Let me say one more thing, we’ve spent 30 years trying not to be just a ‘juke box’ but a ministry of relationships. We have made that with Mark and we’ve been blessed enough to have made relationships with you. That’s the most pleasant thing we’ve experienced in those thirty years. You might call that friendships, fellowship, community, but whatever you call it, it’s simply caring about others and being cared about. Those are good memories.

August Newsletter: Focus

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Dan 7:14-And there was given Him dominion, and glory, and a kingdom, that all people, nations, and languages, should serve Him: His dominion an everlasting dominion, which shall not pass away, and His kingdom which shall not be destroyed.

It was 1985. Saturday afternoon. I was sitting at my work desk at the time. It was a slow afternoon customer wise with only an occasional person coming into the business that day. And, as I did sometimes when business was slow, I began to read a book. This Saturday, it was a C.S. Lewis book, titled God In The Dock. It was my practice back then, when alone, to read out loud because I seemed to remember the material better. As I was reading a paragraph, out of my mouth (I know this sounds a bit different than most of our general life experiences) came the words, ‘You shall……”. I’m going to leave the rest of that blank. Those were words not written on the page of that book. The words were unrelated to the subject of the book material. It was personal and private. Words that didn’t relate to anything I had been thinking about. The truth is, it was so astounding to me I’ve only shared the exact words that came out of my mouth with Jane. No need for the detail here but it was a spontaneous, significant moment. Recently, I was texting someone and giving them the usual generic, business as usual information, and at the end I typed: ‘I see Jesus in you’. As I hit the send button it was almost like watching me do that rather than me being in control of doing it. People that know me well know I seldom express myself like that in an email or actually any time. I hit the send almost in a hurry, knowing that if I paused very long I’d probably erase that thought. It literally was like I watched myself say that, observed the process rather than planned it. Similarly, while on the phone I recently expressed how much ‘we’ loved them. That, to a man I only know by the heart; not the flesh. Those are samples of things that I didn’t generate in my brain, they came from someplace in my heart. I believe that the Spirit of Christ is buried in there and He speaks through us sometimes. I use those illustrations to simply mention a few of many hundreds of little things that I’ve experience in my Faith Journey that has created ‘steadfastness’ about the Love of God and the personal interest He has in our personal lives.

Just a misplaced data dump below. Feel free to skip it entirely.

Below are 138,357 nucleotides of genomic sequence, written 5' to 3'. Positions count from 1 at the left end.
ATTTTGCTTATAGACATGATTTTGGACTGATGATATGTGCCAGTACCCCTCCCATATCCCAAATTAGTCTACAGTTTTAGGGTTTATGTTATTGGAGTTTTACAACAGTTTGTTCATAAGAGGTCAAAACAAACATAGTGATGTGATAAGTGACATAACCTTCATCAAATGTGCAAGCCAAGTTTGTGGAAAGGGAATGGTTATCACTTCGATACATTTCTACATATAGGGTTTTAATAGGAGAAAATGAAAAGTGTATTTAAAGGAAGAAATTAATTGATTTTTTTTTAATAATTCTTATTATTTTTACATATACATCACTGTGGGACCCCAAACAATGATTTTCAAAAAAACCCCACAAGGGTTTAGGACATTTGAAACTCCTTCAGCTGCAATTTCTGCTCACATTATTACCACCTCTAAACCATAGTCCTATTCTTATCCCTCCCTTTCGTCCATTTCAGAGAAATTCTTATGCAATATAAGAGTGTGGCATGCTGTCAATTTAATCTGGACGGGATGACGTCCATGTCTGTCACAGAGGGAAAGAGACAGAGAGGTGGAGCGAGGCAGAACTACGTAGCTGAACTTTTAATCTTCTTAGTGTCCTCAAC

I hear many people saying that we’re in a special time, special brokenness and hurt. When I hear that I’m reminded of the things my father and mother went through in World War II, being separated for almost 3 years and life threatening day by day danger that my father lived with while landing on Utah Beach in France and marching for 26 months to Yugoslavia. In crises like those and the ones we face today, Faith in Christ is a necessity focus for us. Today, rather than growing less secure, less confident of God’s presence, I’m strengthened and more aware of His presence than at any other time in my life. In March, 2012, when Jane was paralyzed head to toe, when we spent 11 weeks in Chicago, her in a hospital bed on a ventilator and me sleeping and snacking in a chair next to her, the one characteristic we both experienced was the very presence of God and His willingness to be there with us. In some sense we were the center of His focus. Those days we do not live by sight but by Faith. Everyday looked terrible and even hopeless by most definitions. But, we were in the middle of a Kingdom that seemed to surround the terrible with Comfort.

When I type that, I’m aware of how that must sound to unbelievers and perhaps some believers that just find it that hard to understand such an expression. God with us, in our hospital room, paying attention to our problem? And at the same time, God, by His Spirit, everywhere else and involved around the world. But, it was true.

In the days we’re now experiencing, there seems to be days when there simply are no words to express our hearts. I recently said on the radio that sometimes our silent prayers are more powerful than our screaming them. I hesitated when I said it because I didn’t want to give the wrong impression with those words. The silent prayers I was referring to were prayers of confidence, hope and peace. They’re things that are on the inside of us that might just need to stay there instead of being spoken. In the middle of the loud, in the presence of even this worldly demonstration of anger and strife, silence does not always mean voiceless. I’m reminded of the simplicity of Jesus’ response to the questioning of Pilate. Jesus being pushed to declare His authority as King of the Jews simply answered: thou sayest. (Mark 15:2) Few words, two words! Said it all. Matthew (12:17-19) described how Jesus refused to raise his voice in the street. Zechariah 4:6 comes to mind, ‘not by might nor by power, but by my Spirit says the Lord.’ That’s a confidence abiding inside Christ and now in us that does not necessarily need expression.